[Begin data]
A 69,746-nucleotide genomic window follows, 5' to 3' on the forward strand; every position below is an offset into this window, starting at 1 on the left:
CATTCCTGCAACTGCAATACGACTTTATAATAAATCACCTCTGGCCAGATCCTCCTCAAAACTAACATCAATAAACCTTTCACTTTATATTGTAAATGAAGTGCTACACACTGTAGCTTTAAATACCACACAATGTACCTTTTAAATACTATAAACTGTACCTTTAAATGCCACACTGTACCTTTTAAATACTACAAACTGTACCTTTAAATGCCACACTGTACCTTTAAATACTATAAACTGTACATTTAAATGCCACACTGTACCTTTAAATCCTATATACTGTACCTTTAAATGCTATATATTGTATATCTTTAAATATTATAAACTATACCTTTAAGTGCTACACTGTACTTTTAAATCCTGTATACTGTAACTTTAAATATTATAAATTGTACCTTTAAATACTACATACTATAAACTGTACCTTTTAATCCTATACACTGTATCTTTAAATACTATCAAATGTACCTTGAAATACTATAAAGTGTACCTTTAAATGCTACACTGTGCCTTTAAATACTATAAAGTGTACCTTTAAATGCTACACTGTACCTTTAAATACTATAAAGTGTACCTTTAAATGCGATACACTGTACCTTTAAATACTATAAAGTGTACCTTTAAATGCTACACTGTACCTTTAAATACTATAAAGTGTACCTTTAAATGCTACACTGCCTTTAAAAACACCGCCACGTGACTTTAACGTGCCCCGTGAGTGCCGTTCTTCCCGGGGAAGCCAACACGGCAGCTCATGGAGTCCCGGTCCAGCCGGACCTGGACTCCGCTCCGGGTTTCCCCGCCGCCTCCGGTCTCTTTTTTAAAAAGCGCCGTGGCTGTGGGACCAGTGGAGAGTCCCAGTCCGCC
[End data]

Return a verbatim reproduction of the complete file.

A 69,746-nucleotide genomic window follows, 5' to 3' on the forward strand; every position below is an offset into this window, starting at 1 on the left:
CATTCCTGCAACTGCAATACGACTTTATAATAAATCACCTCTGGCCAGATCCTCCTCAAAACTAACATCAATAAACCTTTCACTTTATATTGTAAATGAAGTGCTACACACTGTAGCTTTAAATACCACACAATGTACCTTTTAAATACTATAAACTGTACCTTTAAATGCCACACTGTACCTTTTAAATACTACAAACTGTACCTTTAAATGCCACACTGTACCTTTAAATACTATAAACTGTACATTTAAATGCCACACTGTACCTTTAAATCCTATATACTGTACCTTTAAATGCTATATATTGTATATCTTTAAATATTATAAACTATACCTTTAAGTGCTACACTGTACTTTTAAATCCTGTATACTGTAACTTTAAATATTATAAATTGTACCTTTAAATACTACATACTATAAACTGTACCTTTTAATCCTATACACTGTATCTTTAAATACTATCAAATGTACCTTGAAATACTATAAAGTGTACCTTTAAATGCTACACTGTGCCTTTAAATACTATAAAGTGTACCTTTAAATGCTACACTGTACCTTTAAATACTATAAAGTGTACCTTTAAATGCGATACACTGTACCTTTAAATACTATAAAGTGTACCTTTAAATGCTACACTGTACCTTTAAATACTATAAAGTGTACCTTTAAATGCTACACTGCCTTTAAAAACACCGCCACGTGACTTTAACGTGCCCCGTGAGTGCCGTTCTTCCCGGGGAAGCCAACACGGCAGCTCATGGAGTCCCGGTCCAGCCGGACCTGGACTCCGCTCCGGGTTTCCCCGCCGCCTCCGGTCTCTTTTTTAAAAAGCGCCGTGGCTGTGGGACCAGTGGAGAGTCCCAGTCCGCC